What would persuade you to sell a kidney to a stranger? For the Bangladeshi kidney sellers interviewed by Monir Moniruzzaman, an assistant professor in anthropology at Michigan State University, the answer was simple: poverty. An illegal organ trade in Bangladesh connects wealthy transplant seekers with poor people enticed, often with false promises, to sell parts of their bodies. Moniruzzaman uses the phrase "bioviolence" to describe the exploitation.

How much is a Bangladeshi's kidney worth? The average quoted price is $1,500. Yet an estimated 81 percent of the sellers don't even receive the money they were promised.

Organ brokers tell the story of "the sleeping kidney": One kidney sleeps, the other kidney works, so people don’t need two kidneys. Doctors turn on the sleeping kidneys and extract the old kidney and give it to the recipient. Doctors say a kidney operation is a routine procedure; it saves a life and there is no harm to the donors.The whole recruitment of donors is a package of deception, manipulating the Bangladeshi poor.

Those selling their kidneys often receive more-invasive surgery than necessary because buyers want to avoid the extra $200 cost. All sellers except one had a long scar about 15 to 20 inches long [38.1 to 50.8 centimeters] on their bodies. They did not know that if the brokers or recipients paid $200 more, the surgeons could have used laparoscopic surgery, which requires the incision as small as 3 or 4 inches [7.6 to 10.2 centimeters]. After the surgery, sellers experience physical problems like long-term back pain, an inability to pay for follow-up care, social stigma, difficulties working that aggravated their poverty, and psychological trauma.

There are many kidney patients who follow ethics and think of organ trafficking as an illegal, unethical act. They have access to it and they decline to take that route in life. But many recipients in are unable to get donations from family members or why put a family member at risk, rather, get a kidney from the market because the market is out there. The price is the price of a laptop.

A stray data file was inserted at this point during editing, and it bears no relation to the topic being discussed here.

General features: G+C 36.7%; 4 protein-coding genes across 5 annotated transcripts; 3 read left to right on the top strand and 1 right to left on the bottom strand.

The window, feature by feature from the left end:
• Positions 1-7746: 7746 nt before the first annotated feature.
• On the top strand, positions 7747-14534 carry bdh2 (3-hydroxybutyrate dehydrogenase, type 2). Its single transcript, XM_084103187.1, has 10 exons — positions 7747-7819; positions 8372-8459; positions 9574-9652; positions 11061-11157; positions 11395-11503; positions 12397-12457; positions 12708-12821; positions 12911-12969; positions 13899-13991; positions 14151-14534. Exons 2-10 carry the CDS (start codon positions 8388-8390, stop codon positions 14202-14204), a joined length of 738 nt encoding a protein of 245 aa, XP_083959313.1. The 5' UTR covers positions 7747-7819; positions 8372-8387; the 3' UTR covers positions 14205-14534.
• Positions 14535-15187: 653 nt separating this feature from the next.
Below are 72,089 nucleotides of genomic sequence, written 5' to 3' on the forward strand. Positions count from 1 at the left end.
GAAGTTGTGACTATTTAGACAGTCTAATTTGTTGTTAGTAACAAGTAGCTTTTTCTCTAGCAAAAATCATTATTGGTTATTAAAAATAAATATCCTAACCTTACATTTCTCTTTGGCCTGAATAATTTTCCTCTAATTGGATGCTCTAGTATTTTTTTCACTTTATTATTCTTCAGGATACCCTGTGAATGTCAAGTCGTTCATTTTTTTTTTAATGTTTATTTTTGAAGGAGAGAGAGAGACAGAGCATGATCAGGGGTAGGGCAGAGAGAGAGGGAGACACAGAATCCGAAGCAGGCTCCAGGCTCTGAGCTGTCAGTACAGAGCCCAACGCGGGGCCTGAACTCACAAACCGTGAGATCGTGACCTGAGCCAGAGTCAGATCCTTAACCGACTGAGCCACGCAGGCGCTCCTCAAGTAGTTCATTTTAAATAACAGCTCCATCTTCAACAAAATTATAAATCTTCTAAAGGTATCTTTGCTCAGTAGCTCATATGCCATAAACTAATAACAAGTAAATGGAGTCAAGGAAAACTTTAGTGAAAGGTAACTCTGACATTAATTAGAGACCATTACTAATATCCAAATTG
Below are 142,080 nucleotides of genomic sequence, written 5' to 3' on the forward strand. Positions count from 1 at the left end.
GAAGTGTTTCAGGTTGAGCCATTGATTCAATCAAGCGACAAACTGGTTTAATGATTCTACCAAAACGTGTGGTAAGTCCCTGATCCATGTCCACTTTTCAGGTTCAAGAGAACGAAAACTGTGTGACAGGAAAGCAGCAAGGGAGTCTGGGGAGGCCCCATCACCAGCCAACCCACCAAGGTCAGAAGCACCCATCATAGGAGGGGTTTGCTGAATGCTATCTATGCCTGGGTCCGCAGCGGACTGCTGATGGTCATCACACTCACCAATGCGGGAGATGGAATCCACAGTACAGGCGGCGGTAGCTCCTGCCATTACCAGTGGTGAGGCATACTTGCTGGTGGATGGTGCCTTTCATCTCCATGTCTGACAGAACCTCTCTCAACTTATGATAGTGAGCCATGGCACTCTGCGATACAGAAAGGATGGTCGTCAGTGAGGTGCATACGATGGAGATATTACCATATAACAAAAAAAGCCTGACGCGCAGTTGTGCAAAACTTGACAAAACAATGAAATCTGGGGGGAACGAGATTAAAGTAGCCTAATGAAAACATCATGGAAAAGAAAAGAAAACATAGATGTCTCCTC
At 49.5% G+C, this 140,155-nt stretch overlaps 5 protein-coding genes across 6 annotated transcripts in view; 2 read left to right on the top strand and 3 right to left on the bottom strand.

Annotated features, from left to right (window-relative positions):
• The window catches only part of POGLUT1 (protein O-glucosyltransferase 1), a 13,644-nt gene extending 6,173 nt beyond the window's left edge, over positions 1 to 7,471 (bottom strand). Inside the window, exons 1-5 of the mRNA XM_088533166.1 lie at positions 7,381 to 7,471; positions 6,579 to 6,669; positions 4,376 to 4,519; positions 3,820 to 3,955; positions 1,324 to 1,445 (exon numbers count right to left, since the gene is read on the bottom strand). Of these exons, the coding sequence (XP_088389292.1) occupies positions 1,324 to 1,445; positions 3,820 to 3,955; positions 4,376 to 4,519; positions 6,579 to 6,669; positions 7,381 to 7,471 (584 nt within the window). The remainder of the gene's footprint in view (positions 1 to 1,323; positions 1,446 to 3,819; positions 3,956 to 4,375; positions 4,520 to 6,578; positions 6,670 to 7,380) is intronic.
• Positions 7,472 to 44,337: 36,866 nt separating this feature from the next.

Organ trafficking is the commercialisation of medicine: More transplants mean more profit. There are many good hospitals, but there are some private hospitals that turn a blind eye. How come they don't know when the broker is bringing in 10 sellers at a time? There is no interview; on paper, everything that is happening is a "donation", but in real life, it is selling and buying.

Adapted from this interview

Capitalism can indeed be described as vampire-like, sucking life from the poor.

The water wars

Water has always been an issue in the American west. For 90 years, Nevada and six other south-western states have shared the waters of the once-mighty Colorado river, according to an established formula. It became clear, however, that the allocations of water decided in 1922 were overly optimistic about the projected rivers flows of the Colorado. Nevada, which for years has been drawing more water from its Lake Mead reservoir than has been flowing in, could be at serious risk of going dry in 20 years.

Las Vegas needed a Plan B. "When you have got a community of 2 million people and it is 90% reliant on the Colorado river you have to have a contingency plan," Pat Mulroy, the manager of the Southern Nevada Water Authority said. Las Vegas, where the population had been doubling every decade until the most recent recession, planners had an idea. They want to tap into groundwater and pump up to 300bn litres of water a year out of valleys in eastern Nevada and transport it 300 miles south to the thirsty metropolis of casinos and golf courses. Opponents of the pipeline say draining the desert of groundwater would destroy the livelihoods of the cattle ranchers, Native American tribes, and Mormon enterprises that call this expanse home, and reduce a vast swath of the state to a dust bowl.